Entering his second year of Camp Thibodeau, Mohammed, who arrived early at the Berto Center to prepare for the official start of Bulls’ training camp, admits that the coach pushes his players more than many of his counterparts in the league. But experience of the center, once an overweight, lightly-regarded college prospect, allows him to get through it.
“The reason I say that is because I know what to expect. The soreness doesn’t surprise me. I know that no matter how hard I work in the summer, coming into training camp, I’m going to get sore because it’s another level. I like the preparation because we’ve got a lot of bodies in camp, so it definitely helps. I see the end of the tunnel, so I know we’re only going to do this for so long and I like it. Plus, just being an older guy, knowing that my career’s toward the end, so I want to prolong it. So the work doesn’t really scare me because I want to keep going as long as I can,” he said. “It’s definitely one of the toughest defensive camps I’ve been in. [Thibodeau] pays a lot of attention to defense, but he has a plan every day of what he wants to get out of it — if he wants to work on the offense, work on the defense, work on our conditioning — and it shows this year because practice has been moving great.”
Being back in his hometown, with a chance to re-enact the team’s championship days of his childhood, is an obvious benefit to Mohammed playing with the Bulls. But something else he values is a chance to give back to the community, something he does annually with a summer fundraiser through his foundation, which added an upcoming event, The Village Project, slated for Oct. 19 and 20 at Francis W. Parker School, targeting the city’s youth.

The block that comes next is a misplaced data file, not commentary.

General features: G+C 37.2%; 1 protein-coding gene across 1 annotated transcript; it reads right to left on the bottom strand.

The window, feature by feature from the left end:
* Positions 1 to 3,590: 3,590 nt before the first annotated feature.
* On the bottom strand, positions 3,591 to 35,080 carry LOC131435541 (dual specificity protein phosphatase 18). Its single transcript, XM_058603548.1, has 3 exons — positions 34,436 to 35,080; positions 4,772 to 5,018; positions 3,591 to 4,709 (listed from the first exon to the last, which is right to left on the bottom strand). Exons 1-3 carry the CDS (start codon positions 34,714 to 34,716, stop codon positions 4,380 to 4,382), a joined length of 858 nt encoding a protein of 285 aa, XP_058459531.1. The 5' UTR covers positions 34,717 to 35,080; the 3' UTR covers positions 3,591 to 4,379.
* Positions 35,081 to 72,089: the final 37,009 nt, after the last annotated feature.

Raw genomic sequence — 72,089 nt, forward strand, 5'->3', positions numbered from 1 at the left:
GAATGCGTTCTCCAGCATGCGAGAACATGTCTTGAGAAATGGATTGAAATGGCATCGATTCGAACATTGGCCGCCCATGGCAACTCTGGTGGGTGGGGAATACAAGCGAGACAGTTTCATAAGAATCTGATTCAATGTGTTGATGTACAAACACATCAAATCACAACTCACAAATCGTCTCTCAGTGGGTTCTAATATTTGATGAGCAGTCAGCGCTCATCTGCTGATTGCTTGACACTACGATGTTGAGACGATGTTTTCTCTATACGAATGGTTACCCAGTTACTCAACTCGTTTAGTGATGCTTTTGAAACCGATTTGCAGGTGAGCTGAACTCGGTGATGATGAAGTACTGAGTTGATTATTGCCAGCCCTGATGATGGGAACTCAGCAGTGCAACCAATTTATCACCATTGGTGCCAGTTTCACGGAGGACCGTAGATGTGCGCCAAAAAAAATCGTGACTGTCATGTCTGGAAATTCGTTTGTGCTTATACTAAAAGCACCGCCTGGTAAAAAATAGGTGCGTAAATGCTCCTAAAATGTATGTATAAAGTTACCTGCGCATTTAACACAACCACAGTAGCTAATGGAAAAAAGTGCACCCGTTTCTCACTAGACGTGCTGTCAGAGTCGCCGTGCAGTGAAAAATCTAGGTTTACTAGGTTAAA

“I’m from here, so I feel an obligation to do things for the kids, for the community, stuff that I would have liked to be a part of when I was a kid,” said Mohammed, whose wife, Mandi, is spearheading the weekend while his day job gets a bit busier. “We’re having different seminars, talking about being a young man, being a young woman, talking about finances, health. Just a ton of seminars and we’ve got some great speakers coming in.”
If Mohammed continues to be an effective reserve, it’s certainly conceivable that his career could last beyond this season, but he’s already thinking ahead, pondering his post-playing career. The veteran attended the NBA players’ association’s leadership program this past summer in Las Vegas, where he got some preliminary training in the skills needed to work in a team’s front office.
“The leadership program, that was a great experience because I have aspirations — when I’m done playing — to go into the management side of basketball. So I learned a lot of things, got a chance to meet a lot of the general managers, assistant GM’s, player development [coaches], scouts, to see their different roles, to kind of see what would work best for me and get real experience,” explained Mohammed, who also received a tutorial on practical use of advanced statistics, a growing trend in basketball. “I would like to start off anywhere. Everybody has titles in this league and in different organizations, titles change, but the workload may be totally different, so I don’t know the title of the job [he wants to start with]. But I definitely want to be at a point where I learn enough, over these next —after I’m done playing — learn enough over so many years, where I can eventually be a GM or a president of a team.